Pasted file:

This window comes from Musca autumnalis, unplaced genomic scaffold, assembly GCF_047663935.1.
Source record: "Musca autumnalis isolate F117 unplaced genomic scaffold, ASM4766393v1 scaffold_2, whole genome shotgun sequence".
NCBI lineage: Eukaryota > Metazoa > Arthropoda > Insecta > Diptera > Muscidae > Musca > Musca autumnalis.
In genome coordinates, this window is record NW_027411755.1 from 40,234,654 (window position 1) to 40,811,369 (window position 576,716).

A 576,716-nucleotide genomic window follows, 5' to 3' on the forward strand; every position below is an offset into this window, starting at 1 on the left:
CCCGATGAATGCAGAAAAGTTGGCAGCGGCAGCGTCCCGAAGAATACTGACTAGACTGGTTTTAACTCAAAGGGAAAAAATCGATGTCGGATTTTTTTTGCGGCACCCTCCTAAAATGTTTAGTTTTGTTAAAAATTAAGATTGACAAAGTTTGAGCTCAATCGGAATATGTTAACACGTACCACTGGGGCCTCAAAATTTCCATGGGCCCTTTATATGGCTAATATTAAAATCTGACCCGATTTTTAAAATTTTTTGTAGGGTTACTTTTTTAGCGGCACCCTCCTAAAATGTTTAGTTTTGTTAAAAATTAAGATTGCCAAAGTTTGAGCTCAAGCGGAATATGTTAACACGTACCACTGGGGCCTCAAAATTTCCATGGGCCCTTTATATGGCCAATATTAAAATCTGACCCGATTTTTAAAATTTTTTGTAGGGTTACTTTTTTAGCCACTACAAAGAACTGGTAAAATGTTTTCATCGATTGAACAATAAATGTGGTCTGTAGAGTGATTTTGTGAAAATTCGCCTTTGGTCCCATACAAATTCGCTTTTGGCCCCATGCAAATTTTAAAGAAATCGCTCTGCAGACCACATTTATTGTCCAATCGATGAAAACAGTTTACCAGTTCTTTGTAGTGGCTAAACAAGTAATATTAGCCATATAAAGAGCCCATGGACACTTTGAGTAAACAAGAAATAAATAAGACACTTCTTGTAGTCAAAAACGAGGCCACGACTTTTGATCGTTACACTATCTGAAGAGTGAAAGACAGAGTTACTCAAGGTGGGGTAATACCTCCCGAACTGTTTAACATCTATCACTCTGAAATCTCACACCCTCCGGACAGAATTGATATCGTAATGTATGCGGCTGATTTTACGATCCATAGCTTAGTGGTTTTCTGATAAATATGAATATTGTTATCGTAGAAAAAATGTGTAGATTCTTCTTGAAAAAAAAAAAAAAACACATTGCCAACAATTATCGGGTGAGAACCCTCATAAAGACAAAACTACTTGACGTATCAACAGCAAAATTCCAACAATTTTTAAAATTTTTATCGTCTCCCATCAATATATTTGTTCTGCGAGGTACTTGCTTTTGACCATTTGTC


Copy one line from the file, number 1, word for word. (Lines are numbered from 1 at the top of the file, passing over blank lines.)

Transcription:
This window comes from Musca autumnalis, unplaced genomic scaffold, assembly GCF_047663935.1.